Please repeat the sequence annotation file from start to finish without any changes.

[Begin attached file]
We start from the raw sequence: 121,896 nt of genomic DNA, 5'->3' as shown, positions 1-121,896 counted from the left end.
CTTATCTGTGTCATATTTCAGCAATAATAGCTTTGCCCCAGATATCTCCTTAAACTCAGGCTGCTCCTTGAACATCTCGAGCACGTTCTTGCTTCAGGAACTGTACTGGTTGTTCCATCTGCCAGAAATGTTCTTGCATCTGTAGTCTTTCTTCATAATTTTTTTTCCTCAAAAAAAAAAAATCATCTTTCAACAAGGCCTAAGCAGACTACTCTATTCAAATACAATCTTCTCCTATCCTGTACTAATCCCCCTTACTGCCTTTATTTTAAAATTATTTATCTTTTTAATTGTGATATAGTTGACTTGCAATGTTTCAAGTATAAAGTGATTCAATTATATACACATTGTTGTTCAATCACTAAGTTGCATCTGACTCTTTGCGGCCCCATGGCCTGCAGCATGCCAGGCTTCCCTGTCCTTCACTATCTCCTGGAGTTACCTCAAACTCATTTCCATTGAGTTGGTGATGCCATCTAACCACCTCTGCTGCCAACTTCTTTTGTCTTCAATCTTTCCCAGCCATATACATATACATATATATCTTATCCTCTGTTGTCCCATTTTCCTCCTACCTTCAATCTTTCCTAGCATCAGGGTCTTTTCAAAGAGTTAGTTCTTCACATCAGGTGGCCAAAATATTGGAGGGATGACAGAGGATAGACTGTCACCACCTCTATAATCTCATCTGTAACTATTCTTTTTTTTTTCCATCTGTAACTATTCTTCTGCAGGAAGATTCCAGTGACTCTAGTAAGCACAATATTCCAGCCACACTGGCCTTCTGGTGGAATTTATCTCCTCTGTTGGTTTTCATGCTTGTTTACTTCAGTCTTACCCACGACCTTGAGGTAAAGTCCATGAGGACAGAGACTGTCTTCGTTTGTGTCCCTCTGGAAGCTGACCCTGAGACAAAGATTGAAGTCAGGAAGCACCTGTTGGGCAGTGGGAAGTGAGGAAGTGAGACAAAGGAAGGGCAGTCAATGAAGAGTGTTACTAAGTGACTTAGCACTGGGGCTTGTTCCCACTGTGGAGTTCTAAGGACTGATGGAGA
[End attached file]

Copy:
We start from the raw sequence: 121,896 nt of genomic DNA, 5'->3' as shown, positions 1-121,896 counted from the left end.
CTTATCTGTGTCATATTTCAGCAATAATAGCTTTGCCCCAGATATCTCCTTAAACTCAGGCTGCTCCTTGAACATCTCGAGCACGTTCTTGCTTCAGGAACTGTACTGGTTGTTCCATCTGCCAGAAATGTTCTTGCATCTGTAGTCTTTCTTCATAATTTTTTTTCCTCAAAAAAAAAAAATCATCTTTCAACAAGGCCTAAGCAGACTACTCTATTCAAATACAATCTTCTCCTATCCTGTACTAATCCCCCTTACTGCCTTTATTTTAAAATTATTTATCTTTTTAATTGTGATATAGTTGACTTGCAATGTTTCAAGTATAAAGTGATTCAATTATATACACATTGTTGTTCAATCACTAAGTTGCATCTGACTCTTTGCGGCCCCATGGCCTGCAGCATGCCAGGCTTCCCTGTCCTTCACTATCTCCTGGAGTTACCTCAAACTCATTTCCATTGAGTTGGTGATGCCATCTAACCACCTCTGCTGCCAACTTCTTTTGTCTTCAATCTTTCCCAGCCATATACATATACATATATATCTTATCCTCTGTTGTCCCATTTTCCTCCTACCTTCAATCTTTCCTAGCATCAGGGTCTTTTCAAAGAGTTAGTTCTTCACATCAGGTGGCCAAAATATTGGAGGGATGACAGAGGATAGACTGTCACCACCTCTATAATCTCATCTGTAACTATTCTTTTTTTTTTCCATCTGTAACTATTCTTCTGCAGGAAGATTCCAGTGACTCTAGTAAGCACAATATTCCAGCCACACTGGCCTTCTGGTGGAATTTATCTCCTCTGTTGGTTTTCATGCTTGTTTACTTCAGTCTTACCCACGACCTTGAGGTAAAGTCCATGAGGACAGAGACTGTCTTCGTTTGTGTCCCTCTGGAAGCTGACCCTGAGACAAAGATTGAAGTCAGGAAGCACCTGTTGGGCAGTGGGAAGTGAGGAAGTGAGACAAAGGAAGGGCAGTCAATGAAGAGTGTTACTAAGTGACTTAGCACTGGGGCTTGTTCCCACTGTGGAGTTCTAAGGACTGATGGAGA